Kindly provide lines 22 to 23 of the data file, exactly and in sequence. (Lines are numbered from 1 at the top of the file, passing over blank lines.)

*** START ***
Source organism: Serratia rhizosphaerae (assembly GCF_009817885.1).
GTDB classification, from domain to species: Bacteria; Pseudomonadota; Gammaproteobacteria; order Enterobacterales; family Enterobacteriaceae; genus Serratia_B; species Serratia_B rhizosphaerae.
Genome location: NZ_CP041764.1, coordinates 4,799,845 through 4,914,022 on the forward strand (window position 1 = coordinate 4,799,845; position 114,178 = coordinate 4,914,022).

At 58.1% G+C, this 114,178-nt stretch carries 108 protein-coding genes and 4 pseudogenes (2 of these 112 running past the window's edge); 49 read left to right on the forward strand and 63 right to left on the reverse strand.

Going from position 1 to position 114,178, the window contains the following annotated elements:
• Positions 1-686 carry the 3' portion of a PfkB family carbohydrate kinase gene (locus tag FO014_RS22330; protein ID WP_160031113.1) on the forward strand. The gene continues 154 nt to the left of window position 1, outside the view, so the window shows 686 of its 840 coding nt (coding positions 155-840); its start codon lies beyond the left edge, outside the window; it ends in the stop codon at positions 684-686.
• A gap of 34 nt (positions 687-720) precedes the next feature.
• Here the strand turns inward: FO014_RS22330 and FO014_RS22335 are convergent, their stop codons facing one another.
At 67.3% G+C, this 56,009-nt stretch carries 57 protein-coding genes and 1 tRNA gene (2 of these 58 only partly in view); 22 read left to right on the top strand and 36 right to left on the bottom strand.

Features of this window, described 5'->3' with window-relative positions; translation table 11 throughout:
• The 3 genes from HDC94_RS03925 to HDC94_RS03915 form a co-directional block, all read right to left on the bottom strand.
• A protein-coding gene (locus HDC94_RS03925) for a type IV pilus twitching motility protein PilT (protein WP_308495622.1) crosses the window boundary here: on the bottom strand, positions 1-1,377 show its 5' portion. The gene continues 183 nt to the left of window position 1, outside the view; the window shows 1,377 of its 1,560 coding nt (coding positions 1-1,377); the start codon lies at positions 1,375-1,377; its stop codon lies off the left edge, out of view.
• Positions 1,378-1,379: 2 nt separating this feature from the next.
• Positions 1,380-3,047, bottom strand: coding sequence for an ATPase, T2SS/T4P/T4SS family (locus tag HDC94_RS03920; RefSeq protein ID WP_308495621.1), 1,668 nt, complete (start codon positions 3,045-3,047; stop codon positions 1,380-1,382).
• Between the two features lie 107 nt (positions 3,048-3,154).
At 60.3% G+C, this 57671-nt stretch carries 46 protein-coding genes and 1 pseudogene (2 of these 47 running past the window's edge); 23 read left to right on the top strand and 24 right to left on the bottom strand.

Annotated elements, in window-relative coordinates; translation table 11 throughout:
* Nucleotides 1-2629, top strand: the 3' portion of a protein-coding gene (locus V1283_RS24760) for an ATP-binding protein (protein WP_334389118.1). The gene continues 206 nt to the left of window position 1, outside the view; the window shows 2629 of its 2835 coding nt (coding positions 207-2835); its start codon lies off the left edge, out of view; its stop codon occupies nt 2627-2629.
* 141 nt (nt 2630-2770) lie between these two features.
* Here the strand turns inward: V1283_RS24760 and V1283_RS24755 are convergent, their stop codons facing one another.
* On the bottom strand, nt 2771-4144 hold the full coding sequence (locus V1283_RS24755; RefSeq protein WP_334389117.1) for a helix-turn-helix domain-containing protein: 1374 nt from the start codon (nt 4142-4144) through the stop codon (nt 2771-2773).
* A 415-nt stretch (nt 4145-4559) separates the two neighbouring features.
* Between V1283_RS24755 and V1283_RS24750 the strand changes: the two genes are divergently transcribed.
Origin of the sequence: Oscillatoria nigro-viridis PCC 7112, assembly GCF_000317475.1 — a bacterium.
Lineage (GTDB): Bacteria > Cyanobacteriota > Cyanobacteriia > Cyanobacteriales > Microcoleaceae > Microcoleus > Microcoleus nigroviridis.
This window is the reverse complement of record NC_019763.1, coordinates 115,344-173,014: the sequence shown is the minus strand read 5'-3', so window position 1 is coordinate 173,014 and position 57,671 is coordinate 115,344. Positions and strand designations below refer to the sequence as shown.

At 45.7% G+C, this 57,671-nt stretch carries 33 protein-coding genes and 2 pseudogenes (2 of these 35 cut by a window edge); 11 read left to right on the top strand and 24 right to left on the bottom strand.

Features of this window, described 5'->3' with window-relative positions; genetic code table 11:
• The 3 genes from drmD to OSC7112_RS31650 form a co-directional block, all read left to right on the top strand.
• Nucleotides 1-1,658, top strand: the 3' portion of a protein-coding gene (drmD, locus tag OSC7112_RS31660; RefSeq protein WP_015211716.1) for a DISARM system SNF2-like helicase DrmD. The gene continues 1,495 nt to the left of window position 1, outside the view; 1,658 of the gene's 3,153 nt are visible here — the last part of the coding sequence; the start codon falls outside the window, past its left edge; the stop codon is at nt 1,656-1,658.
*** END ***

* A 415-nt stretch (nt 4145-4559) separates the two neighbouring features.
* Between V1283_RS24755 and V1283_RS24750 the strand changes: the two genes are divergently transcribed.